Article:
At home: We have a lot of movies about the Vietnam vet experience, but The Best Years of Our Lives is an oddity, a truthful film about the the WWII vet experience made in 1946. Three men return from the war and struggle with reintegrating into society, each in a different situation, with his own challenges. One has PTSD, another has lost both hands, the third a drinking problem. And while the film veers into a kind of melodrama about family strife and potential romances, its first half-hour sets things up so well, and so poignantly, that you're quite happy to follow these characters to the end of the film's almost three-hour run time. The iconic image is that of a scrap yard fully of war planes being dismantled, with their amputated propellers, discarded soldiers in need of recycling. Director William Wyler is limited in what he can show by the Hays Code, so resorts to clever ploys to evoke realities not permitted on screen. For example, when the amputee is said to be in the tool shed out back, we hear a gun shot. He's just practicing so he can later go hunting, but the immediate, shocking image is that of a suicide. The film is full of little scenes that suggest OTHER veteran experiences, all the more surprising in an era where WWII in movies were mostly depicted as tales of heroism, or a reason for song and dance numbers. FAVORITE OF THE WEEK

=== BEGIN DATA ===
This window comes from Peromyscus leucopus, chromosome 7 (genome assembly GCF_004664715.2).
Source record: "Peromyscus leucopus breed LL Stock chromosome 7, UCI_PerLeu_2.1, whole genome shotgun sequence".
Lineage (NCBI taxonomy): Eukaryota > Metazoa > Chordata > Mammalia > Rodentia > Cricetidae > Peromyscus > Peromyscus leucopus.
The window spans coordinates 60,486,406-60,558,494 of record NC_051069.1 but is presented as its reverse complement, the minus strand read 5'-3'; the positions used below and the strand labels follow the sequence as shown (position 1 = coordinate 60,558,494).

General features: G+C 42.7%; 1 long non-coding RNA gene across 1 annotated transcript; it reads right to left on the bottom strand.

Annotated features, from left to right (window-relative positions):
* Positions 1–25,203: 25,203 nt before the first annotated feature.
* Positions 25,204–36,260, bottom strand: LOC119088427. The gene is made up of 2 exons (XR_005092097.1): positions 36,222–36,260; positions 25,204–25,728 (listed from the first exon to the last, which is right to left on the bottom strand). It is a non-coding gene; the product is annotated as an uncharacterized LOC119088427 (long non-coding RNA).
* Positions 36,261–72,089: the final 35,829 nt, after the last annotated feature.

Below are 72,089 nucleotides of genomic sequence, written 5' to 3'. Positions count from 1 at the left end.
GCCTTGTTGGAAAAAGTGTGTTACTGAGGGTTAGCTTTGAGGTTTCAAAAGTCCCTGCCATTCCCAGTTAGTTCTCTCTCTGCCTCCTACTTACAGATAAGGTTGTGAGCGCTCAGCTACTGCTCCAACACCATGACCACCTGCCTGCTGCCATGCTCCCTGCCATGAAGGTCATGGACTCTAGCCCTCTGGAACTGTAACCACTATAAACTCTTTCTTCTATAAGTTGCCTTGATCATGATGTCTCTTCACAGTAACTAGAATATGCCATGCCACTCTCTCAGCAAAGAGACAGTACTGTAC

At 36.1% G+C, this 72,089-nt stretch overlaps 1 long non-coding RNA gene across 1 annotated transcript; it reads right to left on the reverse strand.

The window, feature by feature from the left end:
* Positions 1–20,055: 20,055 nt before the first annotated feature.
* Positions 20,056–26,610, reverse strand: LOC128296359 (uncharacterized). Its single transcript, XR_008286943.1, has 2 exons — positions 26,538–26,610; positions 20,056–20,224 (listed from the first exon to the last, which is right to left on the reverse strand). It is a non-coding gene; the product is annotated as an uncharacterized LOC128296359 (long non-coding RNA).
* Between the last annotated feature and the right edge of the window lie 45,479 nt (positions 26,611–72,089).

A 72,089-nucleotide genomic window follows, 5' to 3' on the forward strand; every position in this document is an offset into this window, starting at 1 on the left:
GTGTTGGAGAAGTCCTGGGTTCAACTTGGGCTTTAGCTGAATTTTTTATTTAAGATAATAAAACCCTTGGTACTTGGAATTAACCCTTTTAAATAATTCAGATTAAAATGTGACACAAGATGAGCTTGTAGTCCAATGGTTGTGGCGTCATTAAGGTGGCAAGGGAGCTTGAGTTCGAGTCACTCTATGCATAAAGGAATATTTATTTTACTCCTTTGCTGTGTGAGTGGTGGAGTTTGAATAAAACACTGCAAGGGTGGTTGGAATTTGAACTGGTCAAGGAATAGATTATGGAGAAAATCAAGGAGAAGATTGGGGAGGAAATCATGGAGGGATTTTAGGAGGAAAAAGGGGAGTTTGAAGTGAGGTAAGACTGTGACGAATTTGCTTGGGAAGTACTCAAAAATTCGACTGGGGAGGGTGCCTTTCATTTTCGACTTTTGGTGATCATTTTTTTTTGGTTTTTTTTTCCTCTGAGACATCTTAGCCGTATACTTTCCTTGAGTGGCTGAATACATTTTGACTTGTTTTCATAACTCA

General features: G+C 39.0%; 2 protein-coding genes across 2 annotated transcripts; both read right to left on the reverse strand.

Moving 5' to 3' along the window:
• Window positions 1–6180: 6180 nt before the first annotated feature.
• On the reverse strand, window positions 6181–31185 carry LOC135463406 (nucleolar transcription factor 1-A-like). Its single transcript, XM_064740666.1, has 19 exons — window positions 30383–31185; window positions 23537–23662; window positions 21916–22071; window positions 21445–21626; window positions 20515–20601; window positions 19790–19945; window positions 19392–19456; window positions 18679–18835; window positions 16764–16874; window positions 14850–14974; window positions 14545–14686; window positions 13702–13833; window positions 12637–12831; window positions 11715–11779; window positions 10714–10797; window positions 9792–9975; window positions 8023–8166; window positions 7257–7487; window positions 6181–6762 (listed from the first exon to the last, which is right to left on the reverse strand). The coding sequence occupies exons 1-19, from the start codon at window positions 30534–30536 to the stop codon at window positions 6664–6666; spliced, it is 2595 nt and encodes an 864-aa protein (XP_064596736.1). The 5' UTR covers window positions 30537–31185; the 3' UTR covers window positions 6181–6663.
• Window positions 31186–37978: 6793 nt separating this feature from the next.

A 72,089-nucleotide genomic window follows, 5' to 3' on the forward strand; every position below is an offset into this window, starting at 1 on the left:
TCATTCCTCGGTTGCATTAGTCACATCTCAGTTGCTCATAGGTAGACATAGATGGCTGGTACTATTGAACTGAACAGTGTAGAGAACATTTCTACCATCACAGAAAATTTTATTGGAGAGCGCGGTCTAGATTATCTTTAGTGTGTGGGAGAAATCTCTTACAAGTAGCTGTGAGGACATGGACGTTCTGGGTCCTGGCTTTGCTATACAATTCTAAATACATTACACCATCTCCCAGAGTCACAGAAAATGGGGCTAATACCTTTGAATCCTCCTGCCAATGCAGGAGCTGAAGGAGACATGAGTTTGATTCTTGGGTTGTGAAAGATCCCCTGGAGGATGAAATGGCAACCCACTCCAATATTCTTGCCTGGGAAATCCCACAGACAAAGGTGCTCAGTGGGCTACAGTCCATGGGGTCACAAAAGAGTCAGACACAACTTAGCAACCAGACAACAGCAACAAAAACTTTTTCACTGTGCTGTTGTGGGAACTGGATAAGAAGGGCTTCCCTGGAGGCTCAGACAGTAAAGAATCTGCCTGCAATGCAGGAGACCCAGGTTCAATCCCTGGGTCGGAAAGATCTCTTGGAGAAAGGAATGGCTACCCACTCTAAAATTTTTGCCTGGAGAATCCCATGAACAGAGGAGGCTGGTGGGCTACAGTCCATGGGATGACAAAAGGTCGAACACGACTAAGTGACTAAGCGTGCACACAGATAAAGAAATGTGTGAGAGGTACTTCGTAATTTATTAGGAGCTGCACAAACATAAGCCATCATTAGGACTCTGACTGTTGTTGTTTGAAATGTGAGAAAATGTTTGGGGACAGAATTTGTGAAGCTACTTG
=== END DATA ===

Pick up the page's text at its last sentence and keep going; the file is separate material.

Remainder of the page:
I'm really on the fence about Éric Rohmer's Le rayon vert (The Green Ray AKA Summer). On the one hand, I appreciate the portrait of a woman struggling with anxiety and feeling isolated and incapable of having a good holiday. Marie Rivière is best as Delphine when she is overcome with fear and sadness, but when she talks, it's mostly to awkwardly justify herself so as not to come off as depressive. And I know a lot of people will relate. I don't NOT relate. But truth be told, I kind of hate Delphine. She is SUCH a drag. And like the people around her, I'm annoyed that she never wants to do anything, that her isolation is something she creates herself, and when she feels like she has nothing interesting to say, I AGREE WITH HER. I probably wouldn't be so critical if it weren't clear that Rivière is mostly improvising. As far as improvisations go, there's a lot of repetition, grasping for what to say next, and so on. I can't decide if it works for the character or if it's just boring. And then, there's the beautiful ending, which references the lesser-known Jules Verne story that shares its title with the film. And is all forgiven? Maybe. If this is the type of romcom where one of the lovers thinks they're a loser until they find love, it almost only lives in the first act. Its relentless sadness is truthful, but overwhelming. Can I like the film and have no use for its protagonist? Like the last ray of the sun hovering on the horizon, I'm teetering.